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Lucy and The Lieutenant (The Cedar River Cowboys, Book 2) Paperback – 2 Jun 2016
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About the Author
Helen Lacey grew up reading Black Beauty, Anne of Green Gables and Little House on The Prairie. These childhood classics inspired her to write her first book when she was seven years old, a story about a girl and her horse. She continued to write with the dream of one day being a published author and writing for Harlequin Special Edition is the realization of that dream. She loves creating stories about cowboys and horses and heroine's who get their happily ever after.
Most helpful customer reviews on Amazon.com
The Virgin and The Veteran perfectly describe this love story. Dr. Lucy Monero thought she was the world’s oldest virgin in the world. She had a crush on a neighbor back in high school. She still had it through college, through medical school and now as a doctor. Brant Parker had barely noticed her through high school and then went off to the army and now was out and returned to his home town, which was Lucy’s hometown too.
They both had something in common. Lucy lost her father at an early age, then her mom was killed in a car accident and then her friend in college had been sexually assaulted and she was determined to stay away from guys. Brant had been through several tours in Afghanistan and part of his group had died and it should have been him. He had PTSD and was someone who was more for the one night stands and never saw himself as the marrying kind.
Brant had purchased a burnt out bar and was going to make it usable again and do the work mostly himself. He was a loner. He was carrying his own demons.
Lucy had already worked through most of hers and was throwing herself into work also. Her friend felt it time for her to find love. But she only had eyes for Brant.
Helen Lacey had a fantastic way of showing us how 2 people with their sides of issues could come together. They may have to have their feelings sometimes pointed out by others and yet they did find love. They found it with each other.
Enter the man she has had a crush on since she was 15.
Brant Parker was a cowboy in the small town they grew up in who joined the army and survived three tours of duty in Afghanistan.
Or did he?
Brant is cold and distant since his return from his last tour of duty. He wants nothing more than to forget the war and lose himself in renovating the burnt out Loose Moose Tavern in South Dakota. However, Lucy, being a doctor and trying to give her own self permission to forgive and forget, realizes that Brant may be suffering from PTSD.
*Personal note* I admire ANYONE who fights for our country. God bless you all!
Lacey does an excellent job of layering this story with a desire for permission to forgive and forget. The details come alive, as does the love between the two main characters. The reader’s heart goes out to both characters as Lucy helps Brant see that the only way to have a future is to let go of the past. Brant comes to realize that bravery is shown in facing your fears and believing in the help of others. Like all good romances, Brant finally gives himself permission to love another—Lucy.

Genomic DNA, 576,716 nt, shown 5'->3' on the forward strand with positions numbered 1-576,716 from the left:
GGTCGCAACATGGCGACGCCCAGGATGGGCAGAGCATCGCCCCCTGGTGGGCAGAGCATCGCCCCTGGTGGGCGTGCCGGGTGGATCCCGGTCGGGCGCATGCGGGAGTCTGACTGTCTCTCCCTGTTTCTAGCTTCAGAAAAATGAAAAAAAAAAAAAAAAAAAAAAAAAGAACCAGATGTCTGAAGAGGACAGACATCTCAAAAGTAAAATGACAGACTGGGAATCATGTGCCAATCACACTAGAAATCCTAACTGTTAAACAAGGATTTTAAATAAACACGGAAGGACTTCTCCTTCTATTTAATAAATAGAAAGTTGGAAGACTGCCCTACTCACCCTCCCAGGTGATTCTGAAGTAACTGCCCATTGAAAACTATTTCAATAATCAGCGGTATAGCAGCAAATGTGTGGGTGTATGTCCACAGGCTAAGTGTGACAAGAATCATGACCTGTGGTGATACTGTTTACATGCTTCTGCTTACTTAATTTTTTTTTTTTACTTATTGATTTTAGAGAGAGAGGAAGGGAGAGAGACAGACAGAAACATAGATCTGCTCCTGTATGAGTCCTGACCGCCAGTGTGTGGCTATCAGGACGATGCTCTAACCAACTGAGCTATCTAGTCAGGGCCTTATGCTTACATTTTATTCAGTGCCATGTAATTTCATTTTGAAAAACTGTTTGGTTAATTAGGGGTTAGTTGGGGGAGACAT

Brant is back, but he's floundering a bit. He is spending all his time renovating the tavern he bought and avoiding spending much time with anyone. He's haunted by something that happened during his last tour, and determined to put it behind him, but ignoring it doesn't seem to be working. It doesn't help that he keeps running into Lucy, who makes it obvious that she's interested, but he feels too broken to be the man that she needs.
I felt a little sorry for Lucy at the beginning because, even though she's twenty-seven, her inner awkward teenager seems to come out whenever she is around Brant. But because of the things she's been through herself, she recognizes the pain that he is in and is determined to help him however she can. I loved seeing the way that she would stand up to him when he was being rude or a jerk. Brant tries hard to push her away and makes it clear to her that he doesn't do relationships. But being around Lucy seems to quiet his demons a little.
I liked seeing the relationship develop. Brant was really fighting what he felt for her, sometimes pushing her away and other times wanting to be with her. Because he feels he can't give her what she needs, he offers her friendship instead, and she accepts thinking that something is better than nothing. That friendship changes and grows almost from the start. Lucy knows she's in trouble, because what she felt as a teen pales in comparison to what she feels now. At the same time, Brant refuses to believe that what he feels for Lucy is more than friendship with some lust added in. When the attraction overcomes the friendship, Lucy gets part of what she wanted and begins to dream. Brant is still fighting the inevitable, and quite honestly treats her pretty badly. I loved seeing Lucy finally stand up for her own needs in an incredibly emotional scene where she tells him he has to decide if what they have is worth fighting for. It still takes awhile, plus some straight talk from his mother, before he's ready to take a chance. I loved his big moment at the end, it was so sweet and romantic.
I really liked the realism of Brant's struggles. Seeing him try to cope on his own was hard. I loved the way that Lucy used her own experiences to show him that there is nothing wrong with getting the help that you need. There was no miraculous fix at the end, just the knowledge that it is an ongoing process and that doing it together makes them stronger.